Is it possible to speak of the advantages of a dying medium? Right now comics don’t seem to be in particularly good shape. Where magazines like Eppo and the new Dutch Mad used to be made for kids, they now appear to be produced mainly for the grown-ups that used to be kids when they last read those magazines.
On the other hand, a mature audience for comics can lead to mature comics. A good TV series about comics did not seem viable one or two decades ago (Han Peekel made a valiant but ultimately not too successful attempt with Wordt Vervolgd, To Be Continued), but last Saturday cartoonist Jean-Marc (Fokke & Sukke) successfully took up that dusty gauntlet and started a new documentary series about comics called Het Beeldverhaal (The Comic). In this first episode he introduced us to the world of the Dutch autobiographical comic, talking to Jan Kruis, Gerrit de Jager, Maaike Hartjes, Barbara Stok, and others.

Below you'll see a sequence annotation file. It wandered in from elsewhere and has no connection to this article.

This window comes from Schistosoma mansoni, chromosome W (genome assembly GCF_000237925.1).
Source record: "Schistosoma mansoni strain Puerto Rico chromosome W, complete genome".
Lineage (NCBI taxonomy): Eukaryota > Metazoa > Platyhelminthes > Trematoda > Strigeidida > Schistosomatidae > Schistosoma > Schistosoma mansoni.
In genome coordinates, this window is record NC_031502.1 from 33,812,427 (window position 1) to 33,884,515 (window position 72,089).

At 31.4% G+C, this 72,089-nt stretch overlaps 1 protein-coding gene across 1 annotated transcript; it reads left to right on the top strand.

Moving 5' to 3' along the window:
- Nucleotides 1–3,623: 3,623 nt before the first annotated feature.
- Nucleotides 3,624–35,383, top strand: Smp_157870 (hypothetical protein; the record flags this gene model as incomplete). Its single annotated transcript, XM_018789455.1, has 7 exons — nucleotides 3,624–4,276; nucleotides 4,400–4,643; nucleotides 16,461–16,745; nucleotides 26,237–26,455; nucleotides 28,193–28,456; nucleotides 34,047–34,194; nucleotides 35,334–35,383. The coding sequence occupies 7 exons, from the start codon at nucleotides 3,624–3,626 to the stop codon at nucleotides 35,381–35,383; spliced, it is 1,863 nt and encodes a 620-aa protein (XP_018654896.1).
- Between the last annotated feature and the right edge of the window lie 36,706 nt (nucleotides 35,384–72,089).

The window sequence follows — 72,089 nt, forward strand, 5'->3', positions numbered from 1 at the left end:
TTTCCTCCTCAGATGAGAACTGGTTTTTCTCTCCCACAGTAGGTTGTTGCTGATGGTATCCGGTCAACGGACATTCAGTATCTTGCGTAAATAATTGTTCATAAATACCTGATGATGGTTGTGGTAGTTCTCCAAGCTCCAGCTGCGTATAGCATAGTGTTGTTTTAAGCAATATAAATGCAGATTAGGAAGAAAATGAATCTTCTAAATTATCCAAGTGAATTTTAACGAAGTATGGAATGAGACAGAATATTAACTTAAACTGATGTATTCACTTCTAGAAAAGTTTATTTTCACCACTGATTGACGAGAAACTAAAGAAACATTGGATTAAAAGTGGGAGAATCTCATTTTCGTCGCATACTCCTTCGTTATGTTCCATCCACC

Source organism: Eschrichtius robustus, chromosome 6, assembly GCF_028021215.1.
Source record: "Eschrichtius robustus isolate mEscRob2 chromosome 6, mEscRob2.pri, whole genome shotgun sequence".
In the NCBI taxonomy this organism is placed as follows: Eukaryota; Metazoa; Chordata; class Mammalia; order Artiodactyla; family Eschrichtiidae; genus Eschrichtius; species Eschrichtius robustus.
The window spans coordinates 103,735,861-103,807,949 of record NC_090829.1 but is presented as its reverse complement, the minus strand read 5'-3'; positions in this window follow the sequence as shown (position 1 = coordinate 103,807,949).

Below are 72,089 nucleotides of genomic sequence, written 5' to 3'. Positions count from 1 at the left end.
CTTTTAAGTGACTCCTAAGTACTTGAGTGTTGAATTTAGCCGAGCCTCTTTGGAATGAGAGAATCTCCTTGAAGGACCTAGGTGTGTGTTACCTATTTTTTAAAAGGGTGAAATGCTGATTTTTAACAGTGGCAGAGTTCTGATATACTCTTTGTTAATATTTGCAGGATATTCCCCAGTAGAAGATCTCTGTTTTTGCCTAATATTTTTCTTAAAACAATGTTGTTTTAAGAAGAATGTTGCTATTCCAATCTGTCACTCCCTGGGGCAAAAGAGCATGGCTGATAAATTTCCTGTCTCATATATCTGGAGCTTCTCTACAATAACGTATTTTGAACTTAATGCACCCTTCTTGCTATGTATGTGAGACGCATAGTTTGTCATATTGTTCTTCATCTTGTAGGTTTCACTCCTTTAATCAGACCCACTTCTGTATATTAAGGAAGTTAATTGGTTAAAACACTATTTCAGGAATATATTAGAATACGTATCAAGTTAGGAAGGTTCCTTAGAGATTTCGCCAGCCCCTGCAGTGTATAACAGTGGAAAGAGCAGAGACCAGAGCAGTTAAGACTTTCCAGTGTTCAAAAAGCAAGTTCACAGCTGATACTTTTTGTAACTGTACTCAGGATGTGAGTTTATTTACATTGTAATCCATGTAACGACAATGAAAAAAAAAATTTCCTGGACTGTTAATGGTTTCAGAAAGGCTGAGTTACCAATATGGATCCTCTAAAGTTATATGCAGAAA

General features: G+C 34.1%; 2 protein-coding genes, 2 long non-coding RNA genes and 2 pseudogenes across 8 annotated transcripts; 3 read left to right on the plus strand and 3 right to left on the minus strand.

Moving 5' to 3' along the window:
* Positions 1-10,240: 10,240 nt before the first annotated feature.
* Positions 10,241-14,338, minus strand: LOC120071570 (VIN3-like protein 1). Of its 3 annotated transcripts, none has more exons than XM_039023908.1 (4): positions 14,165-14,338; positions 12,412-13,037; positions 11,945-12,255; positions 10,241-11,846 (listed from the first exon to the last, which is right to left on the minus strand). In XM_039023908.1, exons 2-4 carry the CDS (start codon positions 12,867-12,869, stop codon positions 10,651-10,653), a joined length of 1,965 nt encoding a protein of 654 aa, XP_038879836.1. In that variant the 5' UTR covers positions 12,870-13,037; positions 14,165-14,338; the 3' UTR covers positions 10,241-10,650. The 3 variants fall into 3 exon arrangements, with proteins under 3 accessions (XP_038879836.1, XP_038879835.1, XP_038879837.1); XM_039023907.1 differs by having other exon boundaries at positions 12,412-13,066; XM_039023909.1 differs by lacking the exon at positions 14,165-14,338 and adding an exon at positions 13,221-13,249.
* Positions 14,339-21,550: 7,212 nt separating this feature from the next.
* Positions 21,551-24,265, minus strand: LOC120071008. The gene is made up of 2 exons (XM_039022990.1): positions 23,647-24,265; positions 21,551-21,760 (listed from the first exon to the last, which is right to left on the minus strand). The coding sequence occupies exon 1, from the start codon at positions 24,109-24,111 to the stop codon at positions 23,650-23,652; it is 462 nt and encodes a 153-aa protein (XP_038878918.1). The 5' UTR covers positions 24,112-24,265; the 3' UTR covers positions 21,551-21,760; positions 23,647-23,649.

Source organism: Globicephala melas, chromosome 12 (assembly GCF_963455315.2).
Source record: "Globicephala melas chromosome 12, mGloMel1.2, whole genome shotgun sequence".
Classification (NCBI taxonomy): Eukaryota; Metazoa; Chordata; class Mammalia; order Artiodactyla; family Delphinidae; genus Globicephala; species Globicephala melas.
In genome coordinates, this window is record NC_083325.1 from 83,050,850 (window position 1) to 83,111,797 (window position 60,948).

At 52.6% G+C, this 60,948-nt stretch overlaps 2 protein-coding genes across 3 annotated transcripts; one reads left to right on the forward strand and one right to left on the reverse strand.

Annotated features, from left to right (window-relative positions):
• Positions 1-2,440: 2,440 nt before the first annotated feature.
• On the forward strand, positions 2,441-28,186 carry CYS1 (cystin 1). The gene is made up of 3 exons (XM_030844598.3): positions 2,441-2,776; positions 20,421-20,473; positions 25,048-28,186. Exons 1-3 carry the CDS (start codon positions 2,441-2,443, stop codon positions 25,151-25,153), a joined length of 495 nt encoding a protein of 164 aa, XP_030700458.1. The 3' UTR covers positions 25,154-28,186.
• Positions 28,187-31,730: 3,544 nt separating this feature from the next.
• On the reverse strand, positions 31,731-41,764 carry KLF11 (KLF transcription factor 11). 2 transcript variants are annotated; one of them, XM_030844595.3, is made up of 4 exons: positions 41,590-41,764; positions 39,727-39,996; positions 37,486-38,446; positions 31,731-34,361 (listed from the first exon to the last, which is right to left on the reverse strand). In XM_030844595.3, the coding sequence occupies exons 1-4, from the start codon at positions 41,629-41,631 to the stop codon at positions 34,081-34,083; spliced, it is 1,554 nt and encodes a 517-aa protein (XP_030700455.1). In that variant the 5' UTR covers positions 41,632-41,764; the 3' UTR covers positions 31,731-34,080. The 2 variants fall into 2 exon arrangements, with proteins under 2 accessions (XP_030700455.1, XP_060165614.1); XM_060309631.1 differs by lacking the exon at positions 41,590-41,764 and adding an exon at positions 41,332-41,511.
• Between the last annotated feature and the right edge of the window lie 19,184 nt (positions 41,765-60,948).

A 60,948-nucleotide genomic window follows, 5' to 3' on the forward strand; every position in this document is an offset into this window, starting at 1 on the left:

Van Tol’s boyish enthusiasm works infectiously. In the seventh episode, he is full of admiration for Willy Linthout whose Jaren van de Olifant (Age of the Elephant) is a personal comic about the death of his son. In the episode about superheroes, he is surprised to learn that a copy of the first Superman story was sold for more than one million dollars.
One of the advantages of having Van Tol as a presenter is that he knows what he is talking about, being a comics artist himself. “Many of the authors we talked to thought that was refreshing,” says [editor Pieter] Klok.
Seven more episodes have been produced that discuss amongst others Belgian comics, superhero comics, manga, newspaper strips and underground comics.
(Video: Youtube / Martijn Tervoort)